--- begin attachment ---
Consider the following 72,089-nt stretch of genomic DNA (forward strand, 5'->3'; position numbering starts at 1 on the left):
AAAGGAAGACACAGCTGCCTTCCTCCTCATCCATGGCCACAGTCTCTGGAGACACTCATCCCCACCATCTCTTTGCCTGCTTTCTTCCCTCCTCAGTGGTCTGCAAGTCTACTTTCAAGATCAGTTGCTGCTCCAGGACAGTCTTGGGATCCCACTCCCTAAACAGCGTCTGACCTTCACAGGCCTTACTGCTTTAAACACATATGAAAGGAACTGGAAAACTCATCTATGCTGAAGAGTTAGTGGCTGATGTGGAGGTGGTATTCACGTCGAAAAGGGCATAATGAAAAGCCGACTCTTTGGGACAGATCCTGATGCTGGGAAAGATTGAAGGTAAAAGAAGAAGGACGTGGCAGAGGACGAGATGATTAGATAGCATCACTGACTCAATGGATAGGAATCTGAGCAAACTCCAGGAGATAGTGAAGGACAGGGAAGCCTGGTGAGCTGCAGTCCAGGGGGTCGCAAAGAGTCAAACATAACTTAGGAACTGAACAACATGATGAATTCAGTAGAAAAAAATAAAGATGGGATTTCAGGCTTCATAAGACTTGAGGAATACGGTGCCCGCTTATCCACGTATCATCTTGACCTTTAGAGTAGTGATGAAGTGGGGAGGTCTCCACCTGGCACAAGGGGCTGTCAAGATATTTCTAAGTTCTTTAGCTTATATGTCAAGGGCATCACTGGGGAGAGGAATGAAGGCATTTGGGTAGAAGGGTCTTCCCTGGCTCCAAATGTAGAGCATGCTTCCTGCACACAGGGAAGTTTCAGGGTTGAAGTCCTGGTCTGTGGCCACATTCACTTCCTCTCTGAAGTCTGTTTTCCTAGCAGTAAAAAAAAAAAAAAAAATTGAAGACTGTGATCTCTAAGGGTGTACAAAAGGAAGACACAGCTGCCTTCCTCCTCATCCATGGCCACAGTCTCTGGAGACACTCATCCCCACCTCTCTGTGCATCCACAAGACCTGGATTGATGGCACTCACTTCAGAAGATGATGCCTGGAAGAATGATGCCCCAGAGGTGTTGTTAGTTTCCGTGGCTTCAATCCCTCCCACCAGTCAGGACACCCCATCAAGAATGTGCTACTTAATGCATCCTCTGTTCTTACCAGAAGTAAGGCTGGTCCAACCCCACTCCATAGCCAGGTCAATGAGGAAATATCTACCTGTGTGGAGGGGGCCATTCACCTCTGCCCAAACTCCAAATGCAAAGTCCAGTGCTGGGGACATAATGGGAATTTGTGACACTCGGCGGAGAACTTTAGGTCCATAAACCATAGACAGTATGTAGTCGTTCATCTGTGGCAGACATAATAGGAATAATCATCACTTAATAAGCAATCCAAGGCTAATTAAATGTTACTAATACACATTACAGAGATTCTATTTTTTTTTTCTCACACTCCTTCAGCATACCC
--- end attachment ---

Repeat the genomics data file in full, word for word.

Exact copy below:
Consider the following 72,089-nt stretch of genomic DNA (forward strand, 5'->3'; position numbering starts at 1 on the left):
AAAGGAAGACACAGCTGCCTTCCTCCTCATCCATGGCCACAGTCTCTGGAGACACTCATCCCCACCATCTCTTTGCCTGCTTTCTTCCCTCCTCAGTGGTCTGCAAGTCTACTTTCAAGATCAGTTGCTGCTCCAGGACAGTCTTGGGATCCCACTCCCTAAACAGCGTCTGACCTTCACAGGCCTTACTGCTTTAAACACATATGAAAGGAACTGGAAAACTCATCTATGCTGAAGAGTTAGTGGCTGATGTGGAGGTGGTATTCACGTCGAAAAGGGCATAATGAAAAGCCGACTCTTTGGGACAGATCCTGATGCTGGGAAAGATTGAAGGTAAAAGAAGAAGGACGTGGCAGAGGACGAGATGATTAGATAGCATCACTGACTCAATGGATAGGAATCTGAGCAAACTCCAGGAGATAGTGAAGGACAGGGAAGCCTGGTGAGCTGCAGTCCAGGGGGTCGCAAAGAGTCAAACATAACTTAGGAACTGAACAACATGATGAATTCAGTAGAAAAAAATAAAGATGGGATTTCAGGCTTCATAAGACTTGAGGAATACGGTGCCCGCTTATCCACGTATCATCTTGACCTTTAGAGTAGTGATGAAGTGGGGAGGTCTCCACCTGGCACAAGGGGCTGTCAAGATATTTCTAAGTTCTTTAGCTTATATGTCAAGGGCATCACTGGGGAGAGGAATGAAGGCATTTGGGTAGAAGGGTCTTCCCTGGCTCCAAATGTAGAGCATGCTTCCTGCACACAGGGAAGTTTCAGGGTTGAAGTCCTGGTCTGTGGCCACATTCACTTCCTCTCTGAAGTCTGTTTTCCTAGCAGTAAAAAAAAAAAAAAAAATTGAAGACTGTGATCTCTAAGGGTGTACAAAAGGAAGACACAGCTGCCTTCCTCCTCATCCATGGCCACAGTCTCTGGAGACACTCATCCCCACCTCTCTGTGCATCCACAAGACCTGGATTGATGGCACTCACTTCAGAAGATGATGCCTGGAAGAATGATGCCCCAGAGGTGTTGTTAGTTTCCGTGGCTTCAATCCCTCCCACCAGTCAGGACACCCCATCAAGAATGTGCTACTTAATGCATCCTCTGTTCTTACCAGAAGTAAGGCTGGTCCAACCCCACTCCATAGCCAGGTCAATGAGGAAATATCTACCTGTGTGGAGGGGGCCATTCACCTCTGCCCAAACTCCAAATGCAAAGTCCAGTGCTGGGGACATAATGGGAATTTGTGACACTCGGCGGAGAACTTTAGGTCCATAAACCATAGACAGTATGTAGTCGTTCATCTGTGGCAGACATAATAGGAATAATCATCACTTAATAAGCAATCCAAGGCTAATTAAATGTTACTAATACACATTACAGAGATTCTATTTTTTTTTTCTCACACTCCTTCAGCATACCC